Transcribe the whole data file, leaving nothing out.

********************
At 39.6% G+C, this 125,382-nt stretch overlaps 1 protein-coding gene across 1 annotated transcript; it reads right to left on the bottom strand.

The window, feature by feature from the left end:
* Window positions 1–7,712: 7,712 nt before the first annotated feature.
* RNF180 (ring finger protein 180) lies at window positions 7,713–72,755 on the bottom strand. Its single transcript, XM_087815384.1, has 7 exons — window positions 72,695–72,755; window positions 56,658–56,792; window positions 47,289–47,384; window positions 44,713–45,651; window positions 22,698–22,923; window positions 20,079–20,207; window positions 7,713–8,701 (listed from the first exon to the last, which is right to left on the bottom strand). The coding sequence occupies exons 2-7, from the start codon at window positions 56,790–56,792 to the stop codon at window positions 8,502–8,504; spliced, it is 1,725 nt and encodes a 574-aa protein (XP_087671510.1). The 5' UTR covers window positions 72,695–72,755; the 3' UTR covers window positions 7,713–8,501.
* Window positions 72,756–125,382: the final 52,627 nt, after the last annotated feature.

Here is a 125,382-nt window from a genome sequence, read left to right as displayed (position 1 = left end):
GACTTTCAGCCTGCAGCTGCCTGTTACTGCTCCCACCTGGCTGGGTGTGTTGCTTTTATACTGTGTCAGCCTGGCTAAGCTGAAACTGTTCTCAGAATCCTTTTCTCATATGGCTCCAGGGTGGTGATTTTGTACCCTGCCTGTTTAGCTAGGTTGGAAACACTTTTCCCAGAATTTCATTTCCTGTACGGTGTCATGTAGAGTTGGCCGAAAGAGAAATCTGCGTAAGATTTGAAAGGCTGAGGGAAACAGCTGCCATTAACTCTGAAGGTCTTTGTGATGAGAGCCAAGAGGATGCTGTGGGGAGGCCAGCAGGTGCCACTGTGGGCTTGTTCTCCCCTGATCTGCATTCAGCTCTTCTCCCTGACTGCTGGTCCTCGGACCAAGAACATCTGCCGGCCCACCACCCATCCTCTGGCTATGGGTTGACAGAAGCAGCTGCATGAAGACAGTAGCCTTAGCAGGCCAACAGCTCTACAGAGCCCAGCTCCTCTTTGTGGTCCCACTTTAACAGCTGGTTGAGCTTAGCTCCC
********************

At 39.6% G+C, this 125,382-nt stretch overlaps 1 protein-coding gene across 1 annotated transcript; it reads right to left on the bottom strand.

The window, feature by feature from the left end:
* Window positions 1–7,712: 7,712 nt before the first annotated feature.
* RNF180 (ring finger protein 180) lies at window positions 7,713–72,755 on the bottom strand. Its single transcript, XM_087815384.1, has 7 exons — window positions 72,695–72,755; window positions 56,658–56,792; window positions 47,289–47,384; window positions 44,713–45,651; window positions 22,698–22,923; window positions 20,079–20,207; window positions 7,713–8,701 (listed from the first exon to the last, which is right to left on the bottom strand). The coding sequence occupies exons 2-7, from the start codon at window positions 56,790–56,792 to the stop codon at window positions 8,502–8,504; spliced, it is 1,725 nt and encodes a 574-aa protein (XP_087671510.1). The 5' UTR covers window positions 72,695–72,755; the 3' UTR covers window positions 7,713–8,501.
* Window positions 72,756–125,382: the final 52,627 nt, after the last annotated feature.

Here is a 125,382-nt window from a genome sequence, read left to right as displayed (position 1 = left end):
GACTTTCAGCCTGCAGCTGCCTGTTACTGCTCCCACCTGGCTGGGTGTGTTGCTTTTATACTGTGTCAGCCTGGCTAAGCTGAAACTGTTCTCAGAATCCTTTTCTCATATGGCTCCAGGGTGGTGATTTTGTACCCTGCCTGTTTAGCTAGGTTGGAAACACTTTTCCCAGAATTTCATTTCCTGTACGGTGTCATGTAGAGTTGGCCGAAAGAGAAATCTGCGTAAGATTTGAAAGGCTGAGGGAAACAGCTGCCATTAACTCTGAAGGTCTTTGTGATGAGAGCCAAGAGGATGCTGTGGGGAGGCCAGCAGGTGCCACTGTGGGCTTGTTCTCCCCTGATCTGCATTCAGCTCTTCTCCCTGACTGCTGGTCCTCGGACCAAGAACATCTGCCGGCCCACCACCCATCCTCTGGCTATGGGTTGACAGAAGCAGCTGCATGAAGACAGTAGCCTTAGCAGGCCAACAGCTCTACAGAGCCCAGCTCCTCTTTGTGGTCCCACTTTAACAGCTGGTTGAGCTTAGCTCCC